North Korea tests ballistic missiles in response to US-South Korea-Japan military drill

North Korea tests ballistic missiles in response to US-South Korea-Japan military drill

North Korea on Monday fired two ballistic missiles but one possibly blew up during an irregular flight, the South Korea military said, just a day after Pynongyang vowed to respond to joint military drills carried out by the US, Japan and South Korea.

The missiles were launched about 10 minutes apart in a northeasterly direction from the town of Jangyon in the country’s southeast, the South Korean military said.

The first missile flew about 600km and the second 120km, the military claimed, but didn't say where they landed.

North Korea typically fires missiles towards its eastern waters but the second missile's flight distance was too short to reach the sea as it possibly suffered an abnormal initial stage flight and blew up, raining debris inland.

Its trajectory meant the second missile may have fallen in an area close to the North's capital, Pyongyang, but the South's military spokesperson, Lee Sung-joon, said the launches were still under investigation.

The South’s military condemned the launches and said it was ready to repel any provocations by the North in conjunction with its chief military ally, the US.

"We strongly condemn North Korea's missile launch as a provocation that seriously threatens peace and stability on the Korean peninsula," the military said, adding that it shared information on the missiles with the US and Japan.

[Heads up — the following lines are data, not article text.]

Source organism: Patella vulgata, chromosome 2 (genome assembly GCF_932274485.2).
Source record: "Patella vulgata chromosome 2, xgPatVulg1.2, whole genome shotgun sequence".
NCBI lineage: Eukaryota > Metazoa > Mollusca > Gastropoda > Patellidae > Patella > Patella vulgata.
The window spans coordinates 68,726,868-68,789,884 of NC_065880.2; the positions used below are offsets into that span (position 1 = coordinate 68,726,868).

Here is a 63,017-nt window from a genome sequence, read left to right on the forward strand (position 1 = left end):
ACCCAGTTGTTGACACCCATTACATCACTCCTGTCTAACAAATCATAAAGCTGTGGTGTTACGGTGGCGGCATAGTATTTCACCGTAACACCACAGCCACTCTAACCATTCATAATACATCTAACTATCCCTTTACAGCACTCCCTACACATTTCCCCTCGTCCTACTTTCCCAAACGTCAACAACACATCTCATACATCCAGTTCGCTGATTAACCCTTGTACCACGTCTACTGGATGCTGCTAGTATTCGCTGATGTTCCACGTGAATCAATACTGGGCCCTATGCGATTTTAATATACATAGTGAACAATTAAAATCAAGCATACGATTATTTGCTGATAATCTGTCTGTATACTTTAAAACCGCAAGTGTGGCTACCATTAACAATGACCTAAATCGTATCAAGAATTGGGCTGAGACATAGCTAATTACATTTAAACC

"The South Korean military will maintain its capacity and posture to respond overwhelmingly to any provocation while closely monitoring North Korea's various activities under a strong South Korea-US joint defence posture."

The missile launches by the North apparently came in response to a US-Japan-South Korea multidomain exercise in the region.

In recent years, the three countries have been expanding their trilateral security partnership to better cope with the North’s evolving nuclear threats and China's increasing assertiveness in the region.

The "Freedom Edge" drill was meant to improve upon previous exercises with simultaneous air and naval drills geared towards improving joint ballistic-missile defence, anti-submarine warfare, surveillance, and other skills and capabilities.

North Korea denounced the drill, calling the trilateral partnership an Asian version of Nato.

Its foreign ministry said the drill openly destroyed the security environment on the Korean peninsula and contained a US intention to lay siege to China and exert pressure on Russia.

The statement said North Korea will "firmly defend the sovereignty, security and interests of the state and peace in the region through offensive and overwhelming countermeasures".

Monday’s was likely the second failed missile launch by the North in five days. South Korea's military said the North fired what appeared to be a hypersonic missile on Wednesday but it spiralled out of control and exploded.

The first missile fired on Monday appeared to be similar to the KN-23 ballistic missile, which is believed to have been used by Russia in Ukraine.

North Korea is suspected of supplying ballistic missiles and artillery shells to Russia. Both nations have denied this despite pledges of military cooperation and a recently signed deal that includes promises of mutual military support.